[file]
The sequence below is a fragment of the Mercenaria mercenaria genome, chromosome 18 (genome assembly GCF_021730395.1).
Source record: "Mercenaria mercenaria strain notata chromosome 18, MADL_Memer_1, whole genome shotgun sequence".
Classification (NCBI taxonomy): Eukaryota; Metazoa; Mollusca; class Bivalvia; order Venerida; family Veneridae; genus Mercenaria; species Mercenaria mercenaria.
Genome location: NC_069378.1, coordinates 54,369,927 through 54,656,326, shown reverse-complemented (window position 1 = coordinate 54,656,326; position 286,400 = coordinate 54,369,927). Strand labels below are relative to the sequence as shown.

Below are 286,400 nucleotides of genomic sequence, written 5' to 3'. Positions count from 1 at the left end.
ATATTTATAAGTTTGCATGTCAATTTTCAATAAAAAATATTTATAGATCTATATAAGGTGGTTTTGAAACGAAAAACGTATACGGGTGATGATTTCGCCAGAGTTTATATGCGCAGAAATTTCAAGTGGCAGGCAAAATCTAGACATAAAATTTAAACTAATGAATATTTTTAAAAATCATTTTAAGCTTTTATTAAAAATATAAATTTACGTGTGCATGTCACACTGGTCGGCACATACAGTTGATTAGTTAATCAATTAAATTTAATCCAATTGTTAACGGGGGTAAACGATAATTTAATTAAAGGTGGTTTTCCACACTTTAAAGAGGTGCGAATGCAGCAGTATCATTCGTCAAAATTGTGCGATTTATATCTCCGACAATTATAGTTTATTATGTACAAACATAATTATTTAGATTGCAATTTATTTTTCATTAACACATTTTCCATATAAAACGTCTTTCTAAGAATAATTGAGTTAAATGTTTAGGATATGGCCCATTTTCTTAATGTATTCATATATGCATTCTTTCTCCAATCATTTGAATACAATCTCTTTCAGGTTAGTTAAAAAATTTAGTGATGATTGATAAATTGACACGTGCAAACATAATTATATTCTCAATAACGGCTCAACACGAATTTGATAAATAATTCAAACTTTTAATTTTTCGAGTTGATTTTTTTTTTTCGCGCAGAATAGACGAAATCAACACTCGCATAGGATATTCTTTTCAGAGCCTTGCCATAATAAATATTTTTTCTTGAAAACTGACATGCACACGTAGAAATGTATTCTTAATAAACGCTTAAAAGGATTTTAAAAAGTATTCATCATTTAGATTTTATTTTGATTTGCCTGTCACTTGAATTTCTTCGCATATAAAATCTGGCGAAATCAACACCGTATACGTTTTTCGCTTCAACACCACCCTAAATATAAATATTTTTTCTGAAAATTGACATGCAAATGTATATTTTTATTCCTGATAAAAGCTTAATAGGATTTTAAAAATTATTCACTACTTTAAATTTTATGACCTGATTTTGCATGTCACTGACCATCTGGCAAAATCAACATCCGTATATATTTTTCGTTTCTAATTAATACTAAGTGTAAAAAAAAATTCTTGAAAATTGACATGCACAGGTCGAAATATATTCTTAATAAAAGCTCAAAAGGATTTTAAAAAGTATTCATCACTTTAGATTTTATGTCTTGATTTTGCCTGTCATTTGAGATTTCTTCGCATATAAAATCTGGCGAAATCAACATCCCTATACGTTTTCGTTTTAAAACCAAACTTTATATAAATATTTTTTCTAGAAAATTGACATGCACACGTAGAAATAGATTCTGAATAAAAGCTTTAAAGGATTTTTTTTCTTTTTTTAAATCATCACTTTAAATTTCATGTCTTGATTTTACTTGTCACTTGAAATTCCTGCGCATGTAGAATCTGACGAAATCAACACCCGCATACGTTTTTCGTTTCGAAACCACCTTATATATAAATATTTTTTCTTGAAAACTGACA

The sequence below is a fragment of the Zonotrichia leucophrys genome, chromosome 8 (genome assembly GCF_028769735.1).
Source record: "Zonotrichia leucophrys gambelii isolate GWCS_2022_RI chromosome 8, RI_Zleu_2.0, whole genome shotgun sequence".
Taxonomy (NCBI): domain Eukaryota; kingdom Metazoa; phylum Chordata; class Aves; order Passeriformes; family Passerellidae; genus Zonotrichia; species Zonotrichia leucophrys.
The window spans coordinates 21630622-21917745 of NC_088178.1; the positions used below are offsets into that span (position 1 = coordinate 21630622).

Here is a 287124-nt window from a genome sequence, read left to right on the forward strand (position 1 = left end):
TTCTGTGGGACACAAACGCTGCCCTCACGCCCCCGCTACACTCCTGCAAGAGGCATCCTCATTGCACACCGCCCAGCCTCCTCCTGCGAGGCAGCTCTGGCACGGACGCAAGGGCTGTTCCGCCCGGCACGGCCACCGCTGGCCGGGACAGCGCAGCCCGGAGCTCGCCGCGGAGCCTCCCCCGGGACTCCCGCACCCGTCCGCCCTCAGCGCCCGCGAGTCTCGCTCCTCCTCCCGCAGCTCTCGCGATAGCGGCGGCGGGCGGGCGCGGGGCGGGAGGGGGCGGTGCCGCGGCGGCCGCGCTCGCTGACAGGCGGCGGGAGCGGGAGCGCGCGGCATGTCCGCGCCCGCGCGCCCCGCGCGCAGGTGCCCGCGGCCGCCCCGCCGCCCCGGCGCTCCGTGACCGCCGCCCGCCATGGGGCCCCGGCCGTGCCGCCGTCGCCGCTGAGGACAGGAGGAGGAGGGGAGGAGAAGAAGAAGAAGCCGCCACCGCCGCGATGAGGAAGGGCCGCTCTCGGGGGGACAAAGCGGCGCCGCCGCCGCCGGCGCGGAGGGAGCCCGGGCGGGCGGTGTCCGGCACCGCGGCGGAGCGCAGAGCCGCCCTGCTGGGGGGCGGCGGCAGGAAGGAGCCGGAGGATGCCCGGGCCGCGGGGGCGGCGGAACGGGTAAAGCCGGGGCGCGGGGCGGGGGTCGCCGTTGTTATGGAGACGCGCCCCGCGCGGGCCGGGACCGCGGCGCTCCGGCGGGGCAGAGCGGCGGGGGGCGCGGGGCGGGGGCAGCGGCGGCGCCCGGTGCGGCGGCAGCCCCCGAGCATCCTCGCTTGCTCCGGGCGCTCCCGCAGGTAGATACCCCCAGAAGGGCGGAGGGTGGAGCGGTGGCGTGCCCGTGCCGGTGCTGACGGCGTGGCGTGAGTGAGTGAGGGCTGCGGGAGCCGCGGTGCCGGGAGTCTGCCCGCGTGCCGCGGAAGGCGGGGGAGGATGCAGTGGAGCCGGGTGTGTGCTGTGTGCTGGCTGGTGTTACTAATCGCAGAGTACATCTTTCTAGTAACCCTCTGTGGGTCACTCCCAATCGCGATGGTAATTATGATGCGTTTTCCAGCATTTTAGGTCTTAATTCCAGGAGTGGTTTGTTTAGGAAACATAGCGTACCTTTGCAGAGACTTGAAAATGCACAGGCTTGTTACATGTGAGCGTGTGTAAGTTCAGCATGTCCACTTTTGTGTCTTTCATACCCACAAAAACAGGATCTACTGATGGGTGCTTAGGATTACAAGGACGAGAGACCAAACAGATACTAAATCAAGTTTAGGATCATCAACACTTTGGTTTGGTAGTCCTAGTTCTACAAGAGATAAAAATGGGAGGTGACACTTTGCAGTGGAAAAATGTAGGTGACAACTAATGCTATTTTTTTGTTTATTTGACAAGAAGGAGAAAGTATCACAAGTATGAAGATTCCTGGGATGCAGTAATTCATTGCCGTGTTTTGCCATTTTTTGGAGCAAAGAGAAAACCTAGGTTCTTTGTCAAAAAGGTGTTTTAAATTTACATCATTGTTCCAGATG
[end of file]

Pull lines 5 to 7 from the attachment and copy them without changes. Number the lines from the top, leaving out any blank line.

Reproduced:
Below are 286,400 nucleotides of genomic sequence, written 5' to 3'. Positions count from 1 at the left end.
ATATTTATAAGTTTGCATGTCAATTTTCAATAAAAAATATTTATAGATCTATATAAGGTGGTTTTGAAACGAAAAACGTATACGGGTGATGATTTCGCCAGAGTTTATATGCGCAGAAATTTCAAGTGGCAGGCAAAATCTAGACATAAAATTTAAACTAATGAATATTTTTAAAAATCATTTTAAGCTTTTATTAAAAATATAAATTTACGTGTGCATGTCACACTGGTCGGCACATACAGTTGATTAGTTAATCAATTAAATTTAATCCAATTGTTAACGGGGGTAAACGATAATTTAATTAAAGGTGGTTTTCCACACTTTAAAGAGGTGCGAATGCAGCAGTATCATTCGTCAAAATTGTGCGATTTATATCTCCGACAATTATAGTTTATTATGTACAAACATAATTATTTAGATTGCAATTTATTTTTCATTAACACATTTTCCATATAAAACGTCTTTCTAAGAATAATTGAGTTAAATGTTTAGGATATGGCCCATTTTCTTAATGTATTCATATATGCATTCTTTCTCCAATCATTTGAATACAATCTCTTTCAGGTTAGTTAAAAAATTTAGTGATGATTGATAAATTGACACGTGCAAACATAATTATATTCTCAATAACGGCTCAACACGAATTTGATAAATAATTCAAACTTTTAATTTTTCGAGTTGATTTTTTTTTTTCGCGCAGAATAGACGAAATCAACACTCGCATAGGATATTCTTTTCAGAGCCTTGCCATAATAAATATTTTTTCTTGAAAACTGACATGCACACGTAGAAATGTATTCTTAATAAACGCTTAAAAGGATTTTAAAAAGTATTCATCATTTAGATTTTATTTTGATTTGCCTGTCACTTGAATTTCTTCGCATATAAAATCTGGCGAAATCAACACCGTATACGTTTTTCGCTTCAACACCACCCTAAATATAAATATTTTTTCTGAAAATTGACATGCAAATGTATATTTTTATTCCTGATAAAAGCTTAATAGGATTTTAAAAATTATTCACTACTTTAAATTTTATGACCTGATTTTGCATGTCACTGACCATCTGGCAAAATCAACATCCGTATATATTTTTCGTTTCTAATTAATACTAAGTGTAAAAAAAAATTCTTGAAAATTGACATGCACAGGTCGAAATATATTCTTAATAAAAGCTCAAAAGGATTTTAAAAAGTATTCATCACTTTAGATTTTATGTCTTGATTTTGCCTGTCATTTGAGATTTCTTCGCATATAAAATCTGGCGAAATCAACATCCCTATACGTTTTCGTTTTAAAACCAAACTTTATATAAATATTTTTTCTAGAAAATTGACATGCACACGTAGAAATAGATTCTGAATAAAAGCTTTAAAGGATTTTTTTTCTTTTTTTAAATCATCACTTTAAATTTCATGTCTTGATTTTACTTGTCACTTGAAATTCCTGCGCATGTAGAATCTGACGAAATCAACACCCGCATACGTTTTTCGTTTCGAAACCACCTTATATATAAATATTTTTTCTTGAAAACTGACA

The sequence below is a fragment of the Zonotrichia leucophrys genome, chromosome 8 (genome assembly GCF_028769735.1).